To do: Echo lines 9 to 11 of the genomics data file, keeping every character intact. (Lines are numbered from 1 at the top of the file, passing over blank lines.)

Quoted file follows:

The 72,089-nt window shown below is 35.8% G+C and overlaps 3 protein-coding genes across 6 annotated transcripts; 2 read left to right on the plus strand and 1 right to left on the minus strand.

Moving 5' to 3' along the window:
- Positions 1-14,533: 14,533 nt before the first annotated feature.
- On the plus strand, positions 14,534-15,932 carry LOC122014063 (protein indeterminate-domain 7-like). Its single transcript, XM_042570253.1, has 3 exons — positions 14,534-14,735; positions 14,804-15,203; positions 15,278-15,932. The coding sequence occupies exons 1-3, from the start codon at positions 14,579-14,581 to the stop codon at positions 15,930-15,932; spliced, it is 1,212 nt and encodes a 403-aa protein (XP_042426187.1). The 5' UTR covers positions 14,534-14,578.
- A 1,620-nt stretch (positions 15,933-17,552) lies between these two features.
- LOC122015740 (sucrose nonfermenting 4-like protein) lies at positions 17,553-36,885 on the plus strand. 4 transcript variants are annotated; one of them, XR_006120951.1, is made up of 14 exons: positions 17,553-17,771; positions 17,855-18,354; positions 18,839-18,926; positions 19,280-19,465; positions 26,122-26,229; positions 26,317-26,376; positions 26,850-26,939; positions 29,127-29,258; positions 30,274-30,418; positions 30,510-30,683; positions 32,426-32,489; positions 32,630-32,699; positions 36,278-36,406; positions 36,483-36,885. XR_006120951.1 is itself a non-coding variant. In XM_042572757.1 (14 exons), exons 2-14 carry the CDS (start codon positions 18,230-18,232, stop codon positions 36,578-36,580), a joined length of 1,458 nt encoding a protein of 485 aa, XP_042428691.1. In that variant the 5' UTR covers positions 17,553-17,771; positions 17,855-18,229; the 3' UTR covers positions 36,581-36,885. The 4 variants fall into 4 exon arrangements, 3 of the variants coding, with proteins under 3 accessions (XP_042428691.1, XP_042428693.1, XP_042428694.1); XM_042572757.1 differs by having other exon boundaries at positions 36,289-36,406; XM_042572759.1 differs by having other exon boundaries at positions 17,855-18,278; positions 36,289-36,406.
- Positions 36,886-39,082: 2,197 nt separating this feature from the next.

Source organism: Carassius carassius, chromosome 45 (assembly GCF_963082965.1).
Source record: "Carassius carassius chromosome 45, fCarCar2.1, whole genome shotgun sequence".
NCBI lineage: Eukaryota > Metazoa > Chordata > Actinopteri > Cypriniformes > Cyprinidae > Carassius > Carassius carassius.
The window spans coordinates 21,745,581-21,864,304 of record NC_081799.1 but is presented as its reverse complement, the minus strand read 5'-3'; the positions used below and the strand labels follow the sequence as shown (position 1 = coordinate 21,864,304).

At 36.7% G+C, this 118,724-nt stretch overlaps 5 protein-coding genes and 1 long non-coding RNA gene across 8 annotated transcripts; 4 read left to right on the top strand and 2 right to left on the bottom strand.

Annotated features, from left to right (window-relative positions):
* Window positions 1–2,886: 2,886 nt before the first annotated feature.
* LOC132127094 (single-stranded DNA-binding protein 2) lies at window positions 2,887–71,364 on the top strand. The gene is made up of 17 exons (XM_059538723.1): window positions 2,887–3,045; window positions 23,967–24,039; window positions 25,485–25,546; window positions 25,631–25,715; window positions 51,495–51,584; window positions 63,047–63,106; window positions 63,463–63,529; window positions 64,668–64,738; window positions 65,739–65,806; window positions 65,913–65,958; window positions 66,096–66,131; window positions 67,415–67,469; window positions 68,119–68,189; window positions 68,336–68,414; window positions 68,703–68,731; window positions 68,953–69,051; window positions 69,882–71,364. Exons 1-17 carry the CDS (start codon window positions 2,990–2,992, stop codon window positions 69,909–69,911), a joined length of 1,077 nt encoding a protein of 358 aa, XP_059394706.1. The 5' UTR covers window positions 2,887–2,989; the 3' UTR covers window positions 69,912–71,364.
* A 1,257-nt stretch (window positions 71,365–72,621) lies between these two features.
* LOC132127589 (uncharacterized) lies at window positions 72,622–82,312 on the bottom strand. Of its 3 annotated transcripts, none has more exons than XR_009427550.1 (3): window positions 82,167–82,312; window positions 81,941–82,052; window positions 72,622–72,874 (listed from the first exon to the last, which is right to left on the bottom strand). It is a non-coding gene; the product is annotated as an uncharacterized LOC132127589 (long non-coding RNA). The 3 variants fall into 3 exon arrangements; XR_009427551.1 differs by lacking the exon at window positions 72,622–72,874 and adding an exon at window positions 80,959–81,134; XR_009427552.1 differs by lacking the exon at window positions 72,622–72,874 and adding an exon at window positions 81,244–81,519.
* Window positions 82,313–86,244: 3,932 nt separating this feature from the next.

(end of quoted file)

Source record: "Carassius carassius chromosome 45, fCarCar2.1, whole genome shotgun sequence".
NCBI lineage: Eukaryota > Metazoa > Chordata > Actinopteri > Cypriniformes > Cyprinidae > Carassius > Carassius carassius.
The window spans coordinates 21,745,581-21,864,304 of record NC_081799.1 but is presented as its reverse complement, the minus strand read 5'-3'; the positions used below and the strand labels follow the sequence as shown (position 1 = coordinate 21,864,304).